The Manson Family is a 2003 American true crime horror film written and directed by Jim Van Bebber. The film covers the lives of Charles Manson and his “family” of followers.
The film had a long and troubled production history. Director Jim Van Bebber personally financed the production starting in 1988, and then continued to shoot it sporadically on weekends and off days. In 1998, Creation Books published Charlie’s Family: An Illustrated Screenplay, in the UK.
Despite support from various people, including members of the band Skinny Puppy, who provided a musical score (in the form of Download’s Charlie’s Family album) that was released separately years before the film itself, the film remained incomplete. It screened on video as a work-in-progress at a number of film festivals during that time. Phil Anselmo of rock bands Pantera, Down, and Superjoint Ritual provided his voice as Satan.
The Manson Family is a cross between fictional story and documentary, overseeing the crimes of The Manson Family as led by Charlie Manson. The fictional story centers on a Crime Scene-esque TV series of the same name and its host, Jack Wilson (Carl Day). It is filmed in semi-experimental style and focuses on the early days of the Spahn Ranch including Manson’s attempts to record a music album, and the Manson family crimes, with little emphasis on courtroom drama regarding the trial, although some scenes depict Manson’s follower’s outside the courthouse.
Dark Sky Films stepped in with the funds to finish the film properly, and it has since been released theatrically and on home video. On June 11, 2013, Severin Films released a 10th Anniversary Blu-ray + DVD combo. This includes:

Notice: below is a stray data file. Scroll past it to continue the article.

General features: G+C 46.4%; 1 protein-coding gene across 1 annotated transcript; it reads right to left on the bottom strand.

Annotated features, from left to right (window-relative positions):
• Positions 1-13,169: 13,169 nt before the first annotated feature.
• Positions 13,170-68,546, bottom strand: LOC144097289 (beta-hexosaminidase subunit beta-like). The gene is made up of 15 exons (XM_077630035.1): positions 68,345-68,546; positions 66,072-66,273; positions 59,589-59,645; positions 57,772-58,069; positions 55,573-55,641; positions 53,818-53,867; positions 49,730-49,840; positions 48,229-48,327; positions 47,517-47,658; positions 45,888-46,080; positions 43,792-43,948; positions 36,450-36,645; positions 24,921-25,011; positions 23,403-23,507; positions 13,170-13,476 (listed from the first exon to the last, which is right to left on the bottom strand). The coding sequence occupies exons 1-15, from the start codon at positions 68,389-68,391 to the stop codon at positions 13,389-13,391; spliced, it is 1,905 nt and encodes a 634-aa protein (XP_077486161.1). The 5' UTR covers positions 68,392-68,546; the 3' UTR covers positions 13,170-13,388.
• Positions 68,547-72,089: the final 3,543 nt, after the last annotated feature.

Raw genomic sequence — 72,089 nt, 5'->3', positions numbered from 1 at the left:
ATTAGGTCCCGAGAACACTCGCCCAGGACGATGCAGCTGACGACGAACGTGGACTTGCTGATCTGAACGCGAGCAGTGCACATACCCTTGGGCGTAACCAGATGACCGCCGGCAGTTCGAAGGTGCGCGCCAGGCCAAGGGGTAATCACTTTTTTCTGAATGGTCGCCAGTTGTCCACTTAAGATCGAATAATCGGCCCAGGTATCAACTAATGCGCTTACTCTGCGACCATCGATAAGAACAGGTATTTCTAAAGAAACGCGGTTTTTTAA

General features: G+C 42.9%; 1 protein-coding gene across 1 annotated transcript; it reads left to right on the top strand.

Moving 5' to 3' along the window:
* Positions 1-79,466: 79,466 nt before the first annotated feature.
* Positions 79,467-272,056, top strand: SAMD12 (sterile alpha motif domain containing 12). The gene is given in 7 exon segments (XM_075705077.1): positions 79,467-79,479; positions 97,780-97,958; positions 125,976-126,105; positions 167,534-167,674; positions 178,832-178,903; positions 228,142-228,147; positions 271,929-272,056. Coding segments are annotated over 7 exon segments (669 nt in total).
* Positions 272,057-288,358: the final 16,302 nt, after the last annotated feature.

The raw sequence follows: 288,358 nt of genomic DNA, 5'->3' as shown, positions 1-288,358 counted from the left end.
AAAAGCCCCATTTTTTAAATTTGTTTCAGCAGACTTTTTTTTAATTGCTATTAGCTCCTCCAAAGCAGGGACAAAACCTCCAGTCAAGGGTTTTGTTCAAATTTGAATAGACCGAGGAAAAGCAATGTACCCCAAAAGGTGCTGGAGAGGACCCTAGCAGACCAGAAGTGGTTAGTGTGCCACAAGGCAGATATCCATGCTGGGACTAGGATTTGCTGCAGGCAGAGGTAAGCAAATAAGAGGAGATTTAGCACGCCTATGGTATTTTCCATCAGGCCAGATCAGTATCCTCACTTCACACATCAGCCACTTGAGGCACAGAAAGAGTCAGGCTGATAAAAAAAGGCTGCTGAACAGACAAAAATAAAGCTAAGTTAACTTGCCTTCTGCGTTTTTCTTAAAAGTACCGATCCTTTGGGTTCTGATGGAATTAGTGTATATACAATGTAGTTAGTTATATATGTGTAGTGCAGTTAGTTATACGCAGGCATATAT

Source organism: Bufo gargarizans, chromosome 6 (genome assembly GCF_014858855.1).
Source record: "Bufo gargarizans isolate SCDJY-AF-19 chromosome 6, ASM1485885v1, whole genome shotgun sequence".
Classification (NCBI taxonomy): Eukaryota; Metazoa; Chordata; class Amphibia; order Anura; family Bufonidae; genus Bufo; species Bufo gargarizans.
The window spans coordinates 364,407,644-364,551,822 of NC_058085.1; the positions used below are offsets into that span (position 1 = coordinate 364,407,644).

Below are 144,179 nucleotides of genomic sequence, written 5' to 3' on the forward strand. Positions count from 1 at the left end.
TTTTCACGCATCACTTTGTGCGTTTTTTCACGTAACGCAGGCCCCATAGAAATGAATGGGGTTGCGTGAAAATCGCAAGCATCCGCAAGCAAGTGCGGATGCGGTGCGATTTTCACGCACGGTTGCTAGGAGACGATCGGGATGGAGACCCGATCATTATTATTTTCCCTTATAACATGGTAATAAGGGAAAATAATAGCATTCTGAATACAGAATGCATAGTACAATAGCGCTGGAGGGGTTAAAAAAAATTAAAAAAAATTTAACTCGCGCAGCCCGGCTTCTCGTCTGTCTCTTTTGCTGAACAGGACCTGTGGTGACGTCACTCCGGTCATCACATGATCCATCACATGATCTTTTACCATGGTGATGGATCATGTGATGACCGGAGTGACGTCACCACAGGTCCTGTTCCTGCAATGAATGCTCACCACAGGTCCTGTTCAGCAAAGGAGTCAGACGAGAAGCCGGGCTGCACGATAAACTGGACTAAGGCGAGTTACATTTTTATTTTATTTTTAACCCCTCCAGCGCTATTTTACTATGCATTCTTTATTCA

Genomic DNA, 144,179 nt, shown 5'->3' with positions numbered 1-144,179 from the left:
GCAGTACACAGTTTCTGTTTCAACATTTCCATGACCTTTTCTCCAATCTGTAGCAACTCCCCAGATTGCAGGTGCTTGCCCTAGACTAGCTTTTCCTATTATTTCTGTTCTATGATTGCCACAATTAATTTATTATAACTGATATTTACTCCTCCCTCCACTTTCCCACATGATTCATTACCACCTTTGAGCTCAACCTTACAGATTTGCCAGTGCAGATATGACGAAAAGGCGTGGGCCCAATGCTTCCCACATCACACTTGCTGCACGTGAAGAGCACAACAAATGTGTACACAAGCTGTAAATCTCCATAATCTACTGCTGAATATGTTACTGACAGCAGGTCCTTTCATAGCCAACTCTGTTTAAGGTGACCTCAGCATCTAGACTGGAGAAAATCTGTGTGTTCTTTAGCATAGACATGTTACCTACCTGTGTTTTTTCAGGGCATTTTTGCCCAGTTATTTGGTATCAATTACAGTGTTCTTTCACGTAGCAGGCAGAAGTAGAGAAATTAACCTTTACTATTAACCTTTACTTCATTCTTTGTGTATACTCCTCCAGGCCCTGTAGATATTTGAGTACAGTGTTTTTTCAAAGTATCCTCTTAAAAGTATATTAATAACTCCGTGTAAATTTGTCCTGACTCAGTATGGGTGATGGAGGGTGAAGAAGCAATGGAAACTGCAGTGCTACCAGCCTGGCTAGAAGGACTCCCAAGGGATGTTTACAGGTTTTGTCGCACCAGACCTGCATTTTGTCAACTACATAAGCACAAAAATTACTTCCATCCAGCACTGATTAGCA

- Audio Commentary with Director Jim VanBebber
- Gator Green – Exclusive First Release of VanBebber’s latest short
- Exclusive New Interview With Phil Anselmo
- The VanBebber Family – Uncut Version of ‘Making Of’ Documentary Featuring Interviews with Cast and Crew
- In The Belly of The Beast – Documentary On the 1997 Fantasia Film Festival
- Interview With Charles Manson
- Deleted Scenes
- Theatrical Trailers
Begun in 1992, with Jim Van Bebber pretty hot in no-budget terms after gang warfare pic Deadbeat at Dawn‘s success, Charlie’s Family – now retitled The Manson Family because many moviegoers are, after all, morons who need things spelling out to them – remained in an unfinished limbo due to its headcase director’s incarceration in prison; substance abuse and psychotic tendencies contributing to the interminable delay.
Inevitably, when finally confronted with a film surrounded by so many rumours and wild claims there is the risk of disappointment. Perhaps what is so surprising about The Manson Family is how relatively formal it is in narrative structure. A loose framing story about a reporter interviewing ex-Family members holds together wild recreations of the original crimes and the current-day shenanigans of a copycat cult. Impressive space is given to motivation of the Family and to charting the development of their murderous hate campaign.
Of course, Charlie himself (Marcelo Games) takes centre stage and here Games looks and acts the part well. Indeed, what most impresses is the obvious care taken to create a fact driven take on the Manson era and its legacy. All this is backed up by an experimental, industrial and metal soundtrack – much of it delivered by assorted Phil Anselmo projects.